Radiation Therapy

Radiation therapy is a type of treatment that uses high doses of radiation to kill cancer cells. Radiation therapy may use the same type of radiation that is used in x-rays, but the doses are typically much higher and are directed to specific areas of the body.1

Radiation therapy may be used in combination with other medications, like chemotherapy, to treat blood cancer. It may also be directed at the organs where the cancer has spread, including the spleen, certain lymph nodes, the spinal cord, or the liver.2,3

Types of radiation therapy

Radiation therapy can be delivered in two ways: external beam radiation therapy (where radiation from a machine is directed at a specific spot on the body) or internal radiation therapy (where radioactive material is placed inside the body at a particular location). For blood cancer treatment, external beam radiation therapy is more common.1,2

How radiation therapy works

When radiation therapy is directed at the body, it damages the DNA of the cancer cells, causing them to die. Unfortunately, radiation may also cause some damage to the healthy tissue around the cancer cells, potentially causing side effects.1

How radiation therapy is given

For external beam radiation therapy, treatments are often given daily over several weeks. The exact number of sessions are determined by the type of blood cancer and the dose of radiation that will be given.1

Some people with blood cancer may receive systemic (treats the whole body) radiation therapy. Systemic radiation therapy may involve a monoclonal antibody (a type of targeted treatment) that helps deliver the radioactive substance to the cancer cells. One example of systemic radiation therapy is a treatment regimen containing the drug ibritumomab tiuxetan (brand name: Zevalin®), which may be used to treat certain types of non-Hodgkin lymphoma.1

Common side effects of radiation therapy

Radiation therapy can cause both short-term and long-term side effects. Each person is unique and not everyone experiences side effects the same way, or to the same level of severity.1

The short-term side effects may include redness, blistering or peeling of the skin, fatigue, or hair loss where the radiation therapy is directed. Most short-term side effects tend to go away after treatment is finished.1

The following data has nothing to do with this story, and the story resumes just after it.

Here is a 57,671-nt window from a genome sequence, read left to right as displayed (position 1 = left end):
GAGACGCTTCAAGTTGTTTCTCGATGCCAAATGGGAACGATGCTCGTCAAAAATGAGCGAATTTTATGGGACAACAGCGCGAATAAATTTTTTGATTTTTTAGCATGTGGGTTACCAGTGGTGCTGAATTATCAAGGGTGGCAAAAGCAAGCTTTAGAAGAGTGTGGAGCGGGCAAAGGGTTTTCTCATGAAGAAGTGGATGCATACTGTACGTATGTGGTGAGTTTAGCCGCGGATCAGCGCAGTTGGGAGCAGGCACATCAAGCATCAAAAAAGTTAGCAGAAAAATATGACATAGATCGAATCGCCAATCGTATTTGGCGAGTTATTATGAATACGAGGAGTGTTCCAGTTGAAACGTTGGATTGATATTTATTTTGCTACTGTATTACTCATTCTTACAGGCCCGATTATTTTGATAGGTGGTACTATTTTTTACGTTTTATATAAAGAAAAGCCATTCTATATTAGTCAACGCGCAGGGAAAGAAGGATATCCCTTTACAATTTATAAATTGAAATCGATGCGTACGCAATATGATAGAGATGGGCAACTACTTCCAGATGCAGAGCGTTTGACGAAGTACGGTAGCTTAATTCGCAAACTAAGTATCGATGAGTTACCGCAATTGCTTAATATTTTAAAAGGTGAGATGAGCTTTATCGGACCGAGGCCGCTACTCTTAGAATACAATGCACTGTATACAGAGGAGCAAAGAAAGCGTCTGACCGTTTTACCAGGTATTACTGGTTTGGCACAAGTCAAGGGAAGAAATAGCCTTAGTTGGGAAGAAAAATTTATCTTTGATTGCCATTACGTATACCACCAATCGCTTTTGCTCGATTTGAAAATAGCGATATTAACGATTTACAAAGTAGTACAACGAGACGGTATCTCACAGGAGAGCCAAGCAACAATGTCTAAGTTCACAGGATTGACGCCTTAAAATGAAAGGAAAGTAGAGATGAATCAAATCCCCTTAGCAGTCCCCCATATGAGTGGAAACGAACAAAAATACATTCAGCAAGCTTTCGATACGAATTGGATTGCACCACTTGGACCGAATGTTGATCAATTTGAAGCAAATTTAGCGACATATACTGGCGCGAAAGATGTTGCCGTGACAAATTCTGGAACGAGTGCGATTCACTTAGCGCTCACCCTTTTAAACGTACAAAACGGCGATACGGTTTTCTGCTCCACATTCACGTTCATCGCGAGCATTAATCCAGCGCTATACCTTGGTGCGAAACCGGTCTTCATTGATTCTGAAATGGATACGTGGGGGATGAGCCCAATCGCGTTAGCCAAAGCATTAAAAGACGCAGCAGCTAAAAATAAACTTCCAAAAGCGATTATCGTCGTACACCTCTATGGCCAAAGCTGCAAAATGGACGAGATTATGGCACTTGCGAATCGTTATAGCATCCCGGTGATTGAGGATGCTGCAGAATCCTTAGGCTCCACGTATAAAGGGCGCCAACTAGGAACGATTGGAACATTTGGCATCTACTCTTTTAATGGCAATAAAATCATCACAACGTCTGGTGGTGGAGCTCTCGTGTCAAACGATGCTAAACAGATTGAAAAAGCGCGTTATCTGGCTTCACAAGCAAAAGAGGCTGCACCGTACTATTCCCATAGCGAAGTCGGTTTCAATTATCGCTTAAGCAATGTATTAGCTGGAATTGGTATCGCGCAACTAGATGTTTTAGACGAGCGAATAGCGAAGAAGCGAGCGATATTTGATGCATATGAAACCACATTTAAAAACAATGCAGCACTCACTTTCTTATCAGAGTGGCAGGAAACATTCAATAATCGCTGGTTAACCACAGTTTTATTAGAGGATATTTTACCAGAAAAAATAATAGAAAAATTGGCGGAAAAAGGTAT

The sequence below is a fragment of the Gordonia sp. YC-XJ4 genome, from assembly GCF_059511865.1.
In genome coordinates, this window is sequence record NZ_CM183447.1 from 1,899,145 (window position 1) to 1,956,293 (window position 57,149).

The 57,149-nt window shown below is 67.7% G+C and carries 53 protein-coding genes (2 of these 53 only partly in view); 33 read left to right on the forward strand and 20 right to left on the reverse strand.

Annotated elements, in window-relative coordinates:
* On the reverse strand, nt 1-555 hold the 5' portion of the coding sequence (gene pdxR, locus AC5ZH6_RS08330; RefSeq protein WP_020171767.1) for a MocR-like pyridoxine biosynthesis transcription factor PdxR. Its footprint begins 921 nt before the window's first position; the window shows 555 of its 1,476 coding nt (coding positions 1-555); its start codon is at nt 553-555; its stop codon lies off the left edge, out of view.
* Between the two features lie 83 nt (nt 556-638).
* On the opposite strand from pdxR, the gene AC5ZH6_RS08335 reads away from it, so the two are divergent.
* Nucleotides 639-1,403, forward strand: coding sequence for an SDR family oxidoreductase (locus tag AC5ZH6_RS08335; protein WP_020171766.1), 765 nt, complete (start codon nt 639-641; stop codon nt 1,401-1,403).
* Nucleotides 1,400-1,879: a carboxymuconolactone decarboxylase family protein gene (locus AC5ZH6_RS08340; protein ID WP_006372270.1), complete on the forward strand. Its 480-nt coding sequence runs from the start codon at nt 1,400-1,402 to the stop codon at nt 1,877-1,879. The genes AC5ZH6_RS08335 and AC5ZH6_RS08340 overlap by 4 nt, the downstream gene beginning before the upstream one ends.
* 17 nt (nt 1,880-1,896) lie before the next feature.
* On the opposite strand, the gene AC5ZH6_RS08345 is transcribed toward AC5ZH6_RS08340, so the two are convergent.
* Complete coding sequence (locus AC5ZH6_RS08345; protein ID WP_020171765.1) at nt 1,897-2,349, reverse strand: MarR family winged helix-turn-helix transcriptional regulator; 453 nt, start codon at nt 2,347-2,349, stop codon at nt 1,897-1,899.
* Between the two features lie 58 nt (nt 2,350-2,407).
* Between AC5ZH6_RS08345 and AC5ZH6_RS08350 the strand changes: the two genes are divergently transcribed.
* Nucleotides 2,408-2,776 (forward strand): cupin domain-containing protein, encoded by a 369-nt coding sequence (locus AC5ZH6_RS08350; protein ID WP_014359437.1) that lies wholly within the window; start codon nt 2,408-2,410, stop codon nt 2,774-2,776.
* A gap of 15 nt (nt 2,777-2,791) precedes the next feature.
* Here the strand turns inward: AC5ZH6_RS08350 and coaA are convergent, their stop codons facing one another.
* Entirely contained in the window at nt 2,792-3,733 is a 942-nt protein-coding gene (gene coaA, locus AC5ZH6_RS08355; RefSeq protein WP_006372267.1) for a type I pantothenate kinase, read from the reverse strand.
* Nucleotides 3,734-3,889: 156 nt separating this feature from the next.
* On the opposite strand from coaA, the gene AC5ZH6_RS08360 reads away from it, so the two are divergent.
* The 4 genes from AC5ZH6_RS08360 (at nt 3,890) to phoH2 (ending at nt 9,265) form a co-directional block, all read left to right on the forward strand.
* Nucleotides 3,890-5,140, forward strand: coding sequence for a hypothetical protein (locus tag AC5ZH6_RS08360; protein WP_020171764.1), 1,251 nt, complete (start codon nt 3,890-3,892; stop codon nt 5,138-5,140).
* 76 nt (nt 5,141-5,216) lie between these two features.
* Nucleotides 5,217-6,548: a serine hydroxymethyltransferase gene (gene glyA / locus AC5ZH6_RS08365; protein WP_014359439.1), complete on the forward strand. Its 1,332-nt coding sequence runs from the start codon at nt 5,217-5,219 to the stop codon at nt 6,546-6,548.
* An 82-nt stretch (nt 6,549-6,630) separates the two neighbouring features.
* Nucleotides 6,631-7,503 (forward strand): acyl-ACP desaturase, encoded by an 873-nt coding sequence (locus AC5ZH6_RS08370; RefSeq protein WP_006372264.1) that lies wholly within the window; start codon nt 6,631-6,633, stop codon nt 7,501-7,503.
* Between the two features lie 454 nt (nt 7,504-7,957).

Long-term side effects may not develop until years after treatment has finished. Possible long-term side effects from radiation therapy may include scar tissue at the area treated, damage to organs near the area treated (like the bowels), fertility issues, or a second cancer. The possibility of experiencing long-term side effects from radiation depend on several factors, including the general health of the patient and other treatments (like chemotherapy) that the individual is receiving.1

Systemic radiation therapy in combination with certain treatment regimens may potentially result in serious side effects, including serious infusion reactions (a severe allergic reaction that can cause trouble breathing), extended and severe decreases in blood cell counts, and severe reactions to the skin or mucous membranes (like the mouth or nose).4

Written by: Emily Downward | Last reviewed: February 2018
View References
  1. Radiation therapy for cancer, National Cancer Institute. Available at https://www.cancer.gov/about-cancer/treatment/types/radiation-therapy/radiation-fact-sheet. Accessed 2/14/18.
  2. Radiation therapy, Leukemia & Lymphoma Society. Available at http://www.lls.org/treatment/types-of-treatment/radiation-therapy. Accessed 2/14/18.
  3. Radiation therapy for non-Hodgkin lymphoma, American Cancer Society. Available at https://www.cancer.org/cancer/non-hodgkin-lymphoma/treating/radiation-therapy.html. Accessed 2/14/18.
  4. Zevalin product website. Available at http://www.zevalin.com/patient. Accessed 2/14/18.